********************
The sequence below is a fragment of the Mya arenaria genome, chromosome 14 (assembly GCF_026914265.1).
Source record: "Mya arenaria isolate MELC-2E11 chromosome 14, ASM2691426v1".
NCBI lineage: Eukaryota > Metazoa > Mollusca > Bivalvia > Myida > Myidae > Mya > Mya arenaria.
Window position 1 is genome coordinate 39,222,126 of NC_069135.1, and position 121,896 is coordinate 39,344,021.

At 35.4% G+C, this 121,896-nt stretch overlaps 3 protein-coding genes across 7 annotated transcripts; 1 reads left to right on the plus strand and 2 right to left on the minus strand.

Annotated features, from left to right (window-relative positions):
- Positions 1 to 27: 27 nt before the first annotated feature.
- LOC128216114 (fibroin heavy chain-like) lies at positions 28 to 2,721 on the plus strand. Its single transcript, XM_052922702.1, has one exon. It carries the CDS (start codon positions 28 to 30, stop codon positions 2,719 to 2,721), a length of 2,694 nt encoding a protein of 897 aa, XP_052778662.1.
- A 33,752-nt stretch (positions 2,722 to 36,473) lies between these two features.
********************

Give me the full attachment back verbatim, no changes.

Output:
The sequence below is a fragment of the Mya arenaria genome, chromosome 14 (assembly GCF_026914265.1).
Source record: "Mya arenaria isolate MELC-2E11 chromosome 14, ASM2691426v1".
NCBI lineage: Eukaryota > Metazoa > Mollusca > Bivalvia > Myida > Myidae > Mya > Mya arenaria.
Window position 1 is genome coordinate 39,222,126 of NC_069135.1, and position 121,896 is coordinate 39,344,021.

At 35.4% G+C, this 121,896-nt stretch overlaps 3 protein-coding genes across 7 annotated transcripts; 1 reads left to right on the plus strand and 2 right to left on the minus strand.

Annotated features, from left to right (window-relative positions):
- Positions 1 to 27: 27 nt before the first annotated feature.
- LOC128216114 (fibroin heavy chain-like) lies at positions 28 to 2,721 on the plus strand. Its single transcript, XM_052922702.1, has one exon. It carries the CDS (start codon positions 28 to 30, stop codon positions 2,719 to 2,721), a length of 2,694 nt encoding a protein of 897 aa, XP_052778662.1.
- A 33,752-nt stretch (positions 2,722 to 36,473) lies between these two features.